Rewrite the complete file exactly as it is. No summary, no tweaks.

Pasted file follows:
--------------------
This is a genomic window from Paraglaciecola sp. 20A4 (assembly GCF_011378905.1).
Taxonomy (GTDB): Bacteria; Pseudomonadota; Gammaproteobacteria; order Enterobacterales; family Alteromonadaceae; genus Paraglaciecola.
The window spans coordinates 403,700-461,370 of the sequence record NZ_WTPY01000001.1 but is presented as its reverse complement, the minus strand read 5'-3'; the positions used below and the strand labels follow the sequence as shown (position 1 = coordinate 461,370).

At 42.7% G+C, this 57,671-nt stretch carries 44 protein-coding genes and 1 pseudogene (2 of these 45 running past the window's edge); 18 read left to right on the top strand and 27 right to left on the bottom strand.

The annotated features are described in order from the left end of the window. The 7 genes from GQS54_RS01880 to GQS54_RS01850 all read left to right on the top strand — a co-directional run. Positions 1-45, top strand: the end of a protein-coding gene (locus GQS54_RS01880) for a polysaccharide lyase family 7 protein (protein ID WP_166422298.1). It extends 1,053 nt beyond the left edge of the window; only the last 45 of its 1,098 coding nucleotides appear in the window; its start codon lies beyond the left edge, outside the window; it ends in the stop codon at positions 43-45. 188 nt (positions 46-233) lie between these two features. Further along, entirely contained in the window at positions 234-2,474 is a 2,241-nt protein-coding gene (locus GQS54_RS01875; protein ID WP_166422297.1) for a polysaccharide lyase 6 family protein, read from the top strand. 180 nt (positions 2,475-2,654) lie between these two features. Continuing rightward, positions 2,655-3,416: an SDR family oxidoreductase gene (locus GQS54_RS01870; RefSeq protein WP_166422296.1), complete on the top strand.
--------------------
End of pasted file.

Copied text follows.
This is a genomic window from Paraglaciecola sp. 20A4 (assembly GCF_011378905.1).
Taxonomy (GTDB): Bacteria; Pseudomonadota; Gammaproteobacteria; order Enterobacterales; family Alteromonadaceae; genus Paraglaciecola.
The window spans coordinates 403,700-461,370 of the sequence record NZ_WTPY01000001.1 but is presented as its reverse complement, the minus strand read 5'-3'; the positions used below and the strand labels follow the sequence as shown (position 1 = coordinate 461,370).

At 42.7% G+C, this 57,671-nt stretch carries 44 protein-coding genes and 1 pseudogene (2 of these 45 running past the window's edge); 18 read left to right on the top strand and 27 right to left on the bottom strand.

The annotated features are described in order from the left end of the window. The 7 genes from GQS54_RS01880 to GQS54_RS01850 all read left to right on the top strand — a co-directional run. Positions 1-45, top strand: the end of a protein-coding gene (locus GQS54_RS01880) for a polysaccharide lyase family 7 protein (protein ID WP_166422298.1). It extends 1,053 nt beyond the left edge of the window; only the last 45 of its 1,098 coding nucleotides appear in the window; its start codon lies beyond the left edge, outside the window; it ends in the stop codon at positions 43-45. 188 nt (positions 46-233) lie between these two features. Further along, entirely contained in the window at positions 234-2,474 is a 2,241-nt protein-coding gene (locus GQS54_RS01875; protein ID WP_166422297.1) for a polysaccharide lyase 6 family protein, read from the top strand. 180 nt (positions 2,475-2,654) lie between these two features. Continuing rightward, positions 2,655-3,416: an SDR family oxidoreductase gene (locus GQS54_RS01870; RefSeq protein WP_166422296.1), complete on the top strand.